The palate is well balanced and the beer surprisingly easy to drink. It is medium in body and big on flavour, like a fat man on a moped. There is a lovely malty middle palate with fruity tones of ripe peach, pine resin, pepper, biscuit and caramel. The malt carries the extreme bittering hops, driving front to back, incredibly well for a while before unleashing them on the back palate leaving a mouth-watering yet cleansing bitter hop finish that lasts for ages. Whole hop cones are used in this beer as well as a revolutionary Hop Torpedo system that is a unique way of dry hopping the beer to capture essential oils and resin. The result is a beer big on flavour and extreme in hop character, just way a true hop addict likes it.

Bitterness Units – 65

Malts – Two-row Pale, & Crystal

Bittering Hops – Magnum

Finishing Hops – Magnum & Crystal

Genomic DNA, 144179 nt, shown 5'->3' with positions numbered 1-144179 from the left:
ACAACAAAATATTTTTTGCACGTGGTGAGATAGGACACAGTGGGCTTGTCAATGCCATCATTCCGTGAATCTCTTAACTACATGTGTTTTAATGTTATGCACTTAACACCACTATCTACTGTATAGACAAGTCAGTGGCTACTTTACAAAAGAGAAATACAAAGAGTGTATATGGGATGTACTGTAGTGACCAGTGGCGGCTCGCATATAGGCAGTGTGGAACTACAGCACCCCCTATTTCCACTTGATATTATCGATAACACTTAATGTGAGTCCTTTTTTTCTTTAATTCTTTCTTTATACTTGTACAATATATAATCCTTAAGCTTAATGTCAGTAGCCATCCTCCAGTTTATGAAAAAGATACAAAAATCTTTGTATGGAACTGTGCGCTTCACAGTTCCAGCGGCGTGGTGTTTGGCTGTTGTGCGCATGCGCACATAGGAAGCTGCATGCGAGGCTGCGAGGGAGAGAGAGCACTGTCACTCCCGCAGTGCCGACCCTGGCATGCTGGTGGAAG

Dry Hopping – Magnum, Crystal & Citra

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Tasted Thursday 18 February 2010. 330ml bottle, 9.4% Alc/Vol

Australia

Red Duck are making a statement, intentionally or unintentionally. This beer is pushing the boundaries. We need more like it. The colour is black with an espresso crema coloured head, not huge or thick, just a nice coating, which fades quickly. It is hard to extract the complexities from it, but a little air and warmth (it was at about 4 degrees initially) reveals dark toffee, coffee and floral hops. Built like an Ox the flavours are masses of molasses/toffee (almost muscat or port like) with charcoal and roasted nut. It has plenty of body yet it slips down remarkably easily being soft, rich and warming. The beer is well balanced, the alcohol is obvious yet kept in check, complimenting rather than dominating, the beer finishing bittersweet with some nice lingering hoppiness. An excellent Australian interpretation